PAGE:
When clients come to us with packaging design projects, some are looking to change their existing design because it has become old; some say, change the design but not so much that anybody can make out there is a change. When one presents a disruptive idea, the very first reaction one gets is, it will be expensive, it might require a new die and costs could run into several lakhs. This is because very often packaging is seen as a place to cut costs. I tell them, just cut down less than 10% of your advertising production cost or run one advertisement spotless and you will get the money.
At the end of the day when the consumer is buying when they're actually taking out good money from their wallet, they're not paying for that advertisement or even for the product inside because they have not yet experienced the product, what they are paying for is the pack and packaging is absolutely the most critical thing which is the touch point where the consumer pays the money. That is the last place where you should be cutting costs.
Inside of the outside
When I returned from the USA about 12 years ago, I heard about a lot of the toothpastes and hand washes, which were germ-free and they had triclosan. Triclosan is an antibiotic, the continuous of which makes one resistant to a whole lot of other useful bacteria. Therefore, I was looking for triclosan-free toothpaste. I came across a natural toothpaste from a well-known brand (with white and blue packaging). When I opened the tube and squeezed it out, what I got is a brown-coloured toothpaste. Nothing outside had prepared me for this.
Therefore, packaging is not just a story of what the business problem is but it is also about what the product truly is.
There was another brilliant brand called Hippos. They had the highest trials for any snack foods in the country and then the lowest repeats. Because the product was not a fun food, it was baked chips and nothing about the packaging or brand experience prepared the consumer for the boring baked food.
So, packaging is what the consumers buy. Period. Beyond this, there are two marketing truths. One, the shelf is the new battleground. When I graduated in 1985, we were told that the most loyal consumer in the whole world is the Colgate Dental Cream consumer. Today, Colgate has 12 new variants and the loyal consumer doesn’t exist anymore because he or she is bewildered as to what they are buying from the same brands. That was the time when in hair care there were only two categories: hair oil and shampoo and there were maybe three brands. Today, there are 470 brands of shampoos. There has been an explosion in the number of categories, within categories explosion of brands and within brands, the number of variants and further down multiple SKUs and formats. This is how crowded the shelf has become and if you are not winning at this shelf then you are losing market share then and there.
According to research, 8% of the consumers are buying the same brand again and again, while 51% of the consumers prefer to buy from the basket. They have a basket of considerations, they will flirt with other brands but at that point, they will see which is the brand that is talking to me and exciting to me and therefore refurbishing packaging and bringing our newer experiences through packaging becomes very important at the shelf.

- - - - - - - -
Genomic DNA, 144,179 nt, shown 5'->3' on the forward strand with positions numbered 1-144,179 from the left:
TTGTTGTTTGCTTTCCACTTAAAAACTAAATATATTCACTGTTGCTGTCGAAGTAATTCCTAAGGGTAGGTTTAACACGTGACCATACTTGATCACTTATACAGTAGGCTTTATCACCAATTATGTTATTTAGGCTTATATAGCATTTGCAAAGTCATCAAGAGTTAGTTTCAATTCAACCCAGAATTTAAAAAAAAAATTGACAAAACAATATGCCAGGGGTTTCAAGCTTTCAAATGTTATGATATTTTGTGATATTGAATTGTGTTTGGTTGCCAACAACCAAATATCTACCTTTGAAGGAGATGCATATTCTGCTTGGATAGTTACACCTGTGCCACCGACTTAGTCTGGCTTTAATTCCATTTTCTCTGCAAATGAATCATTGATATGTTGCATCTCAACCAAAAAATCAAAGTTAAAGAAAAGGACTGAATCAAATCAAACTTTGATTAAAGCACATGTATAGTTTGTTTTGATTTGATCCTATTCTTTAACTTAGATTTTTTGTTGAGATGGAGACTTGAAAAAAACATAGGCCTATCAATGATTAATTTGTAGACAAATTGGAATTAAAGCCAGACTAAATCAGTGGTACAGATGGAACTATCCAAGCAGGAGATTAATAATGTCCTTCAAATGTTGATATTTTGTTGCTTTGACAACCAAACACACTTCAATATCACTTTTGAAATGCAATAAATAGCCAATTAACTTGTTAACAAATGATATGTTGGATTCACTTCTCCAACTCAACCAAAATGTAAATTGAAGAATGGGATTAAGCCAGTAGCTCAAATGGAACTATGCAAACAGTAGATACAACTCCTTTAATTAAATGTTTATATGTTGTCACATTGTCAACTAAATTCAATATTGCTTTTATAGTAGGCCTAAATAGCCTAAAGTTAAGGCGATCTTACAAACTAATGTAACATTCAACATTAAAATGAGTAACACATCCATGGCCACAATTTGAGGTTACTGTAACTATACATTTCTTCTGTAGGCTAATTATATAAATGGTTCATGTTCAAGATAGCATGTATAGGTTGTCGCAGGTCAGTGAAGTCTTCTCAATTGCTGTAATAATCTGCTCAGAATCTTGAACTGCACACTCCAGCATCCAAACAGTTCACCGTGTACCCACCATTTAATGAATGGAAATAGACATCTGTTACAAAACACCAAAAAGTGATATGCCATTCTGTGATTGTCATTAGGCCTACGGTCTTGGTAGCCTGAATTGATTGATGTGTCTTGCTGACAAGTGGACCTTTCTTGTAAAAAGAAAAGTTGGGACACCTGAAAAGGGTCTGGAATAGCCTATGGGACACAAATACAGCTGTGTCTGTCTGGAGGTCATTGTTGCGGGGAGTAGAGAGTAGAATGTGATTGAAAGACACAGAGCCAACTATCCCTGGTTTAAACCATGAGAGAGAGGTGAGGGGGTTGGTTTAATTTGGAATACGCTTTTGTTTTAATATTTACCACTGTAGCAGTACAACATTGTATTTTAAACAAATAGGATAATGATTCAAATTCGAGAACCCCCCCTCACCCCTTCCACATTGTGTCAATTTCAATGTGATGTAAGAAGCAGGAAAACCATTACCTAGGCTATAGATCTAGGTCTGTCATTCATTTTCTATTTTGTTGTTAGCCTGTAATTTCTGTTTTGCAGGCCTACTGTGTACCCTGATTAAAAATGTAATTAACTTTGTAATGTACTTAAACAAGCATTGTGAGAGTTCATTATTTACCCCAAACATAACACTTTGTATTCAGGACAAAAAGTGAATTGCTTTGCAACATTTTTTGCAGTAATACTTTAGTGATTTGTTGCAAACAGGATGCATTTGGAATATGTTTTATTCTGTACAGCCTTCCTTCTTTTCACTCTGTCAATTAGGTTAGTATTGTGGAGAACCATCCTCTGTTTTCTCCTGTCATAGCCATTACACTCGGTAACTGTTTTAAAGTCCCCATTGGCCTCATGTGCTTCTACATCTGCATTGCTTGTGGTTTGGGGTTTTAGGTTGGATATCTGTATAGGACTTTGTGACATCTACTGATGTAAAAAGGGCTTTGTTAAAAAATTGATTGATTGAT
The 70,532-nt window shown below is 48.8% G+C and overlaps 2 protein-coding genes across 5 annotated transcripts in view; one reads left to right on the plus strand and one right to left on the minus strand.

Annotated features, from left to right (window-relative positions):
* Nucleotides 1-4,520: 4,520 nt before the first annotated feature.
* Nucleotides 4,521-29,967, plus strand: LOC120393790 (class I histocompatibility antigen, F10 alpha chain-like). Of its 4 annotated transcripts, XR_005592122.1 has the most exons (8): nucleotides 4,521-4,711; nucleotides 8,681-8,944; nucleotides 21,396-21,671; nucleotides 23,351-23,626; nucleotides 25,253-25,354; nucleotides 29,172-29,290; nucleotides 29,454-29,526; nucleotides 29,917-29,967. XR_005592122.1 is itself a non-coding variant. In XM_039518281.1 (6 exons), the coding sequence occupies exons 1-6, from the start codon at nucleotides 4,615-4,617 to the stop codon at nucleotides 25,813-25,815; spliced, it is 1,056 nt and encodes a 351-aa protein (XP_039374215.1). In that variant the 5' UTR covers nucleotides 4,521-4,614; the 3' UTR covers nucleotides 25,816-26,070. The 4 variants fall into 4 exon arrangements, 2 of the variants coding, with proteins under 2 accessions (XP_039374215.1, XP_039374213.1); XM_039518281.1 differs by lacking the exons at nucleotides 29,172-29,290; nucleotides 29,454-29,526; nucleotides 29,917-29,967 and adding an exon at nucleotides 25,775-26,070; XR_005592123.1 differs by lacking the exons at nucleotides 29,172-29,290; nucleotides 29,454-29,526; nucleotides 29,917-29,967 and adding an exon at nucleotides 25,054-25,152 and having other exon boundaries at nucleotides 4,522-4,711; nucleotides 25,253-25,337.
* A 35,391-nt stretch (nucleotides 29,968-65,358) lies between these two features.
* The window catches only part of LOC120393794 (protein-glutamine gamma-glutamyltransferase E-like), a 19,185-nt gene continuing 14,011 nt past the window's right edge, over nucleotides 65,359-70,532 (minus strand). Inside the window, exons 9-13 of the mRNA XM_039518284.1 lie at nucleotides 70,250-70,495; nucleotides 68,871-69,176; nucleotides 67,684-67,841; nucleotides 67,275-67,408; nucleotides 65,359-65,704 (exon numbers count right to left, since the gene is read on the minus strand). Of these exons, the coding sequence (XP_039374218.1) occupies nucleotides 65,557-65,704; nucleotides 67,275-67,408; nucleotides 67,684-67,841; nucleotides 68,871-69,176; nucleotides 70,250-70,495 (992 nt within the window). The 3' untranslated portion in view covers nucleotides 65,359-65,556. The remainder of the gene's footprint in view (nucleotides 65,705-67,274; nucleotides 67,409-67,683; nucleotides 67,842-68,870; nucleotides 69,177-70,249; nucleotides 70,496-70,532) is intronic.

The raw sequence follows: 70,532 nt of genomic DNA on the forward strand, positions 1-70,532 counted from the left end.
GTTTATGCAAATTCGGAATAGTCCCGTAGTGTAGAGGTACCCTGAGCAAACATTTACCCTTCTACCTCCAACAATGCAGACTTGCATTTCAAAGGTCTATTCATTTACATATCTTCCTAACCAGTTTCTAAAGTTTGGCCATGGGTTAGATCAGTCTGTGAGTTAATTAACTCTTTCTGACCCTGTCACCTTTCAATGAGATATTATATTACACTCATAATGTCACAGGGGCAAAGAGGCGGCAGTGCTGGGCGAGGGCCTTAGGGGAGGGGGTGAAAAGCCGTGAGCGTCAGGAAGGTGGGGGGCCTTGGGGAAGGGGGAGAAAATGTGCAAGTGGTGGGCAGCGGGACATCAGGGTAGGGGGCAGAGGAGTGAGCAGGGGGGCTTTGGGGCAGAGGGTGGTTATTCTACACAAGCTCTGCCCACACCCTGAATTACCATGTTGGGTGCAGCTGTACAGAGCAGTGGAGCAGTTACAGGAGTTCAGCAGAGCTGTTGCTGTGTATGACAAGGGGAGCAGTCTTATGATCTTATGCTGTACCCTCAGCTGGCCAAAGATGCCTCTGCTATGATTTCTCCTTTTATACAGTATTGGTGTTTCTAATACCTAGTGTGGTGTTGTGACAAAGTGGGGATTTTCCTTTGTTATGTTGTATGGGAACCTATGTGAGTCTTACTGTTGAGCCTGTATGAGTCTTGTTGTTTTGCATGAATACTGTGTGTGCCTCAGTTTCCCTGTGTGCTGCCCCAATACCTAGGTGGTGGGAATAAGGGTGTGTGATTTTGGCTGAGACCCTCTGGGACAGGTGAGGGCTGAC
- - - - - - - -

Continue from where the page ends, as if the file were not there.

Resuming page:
The conventional wisdom that more you advertise, the more you sell doesn’t work anymore.
Six years ago, there was an advertisement called Dil Titli featuring Saif Ali Khan and Kareena Kapoor. We did a survey across six cities and found that majority of the respondents remembered the advertisement frame by frame, however when we asked what was the brand and category, we got very wrong answers. Advertising can be top of mind awareness but it doesn’t really translate into any recall for a brand and therefore we must understand how critical role packaging plays.
How do we create a packaging that wins on the shelf? The shopper journey comprises of 5S: scanning, searching, spotting, seeking information and selecting. When a consumer comes outside a store, she thinks, is this the kind of store that sells what I’m looking to buy. That means if your product is an impulse category, you should be visible from the outside of the store. When the consumer is at 10-feet from the shelf, the first search for the category, your category has to be evident on the packaging. At five feet, they start looking at the brand and the variants. Then they are looking at specific variants and specific benefits. There’s an information hierarchy in packaging design, it has to reflect the customer’s journey.
If you define the problem, your solutions will be a different basis for the problem. If your problem is gaining market share, your product really needs to stand out vis-à-vis the competitor. For example, if there is a light milk and there are other slim variants, a promise of what the product benefit is should be more prominent than anything else. Think about Amul Kool. It used to be a lassi in a Tetra Pak. When they changed the format to bottle, it changed the passive habit of drinking from a carton with a straw like a child to drinking it like a bottled soft drink. This packaging shift alone has led to over 400% increase in sales.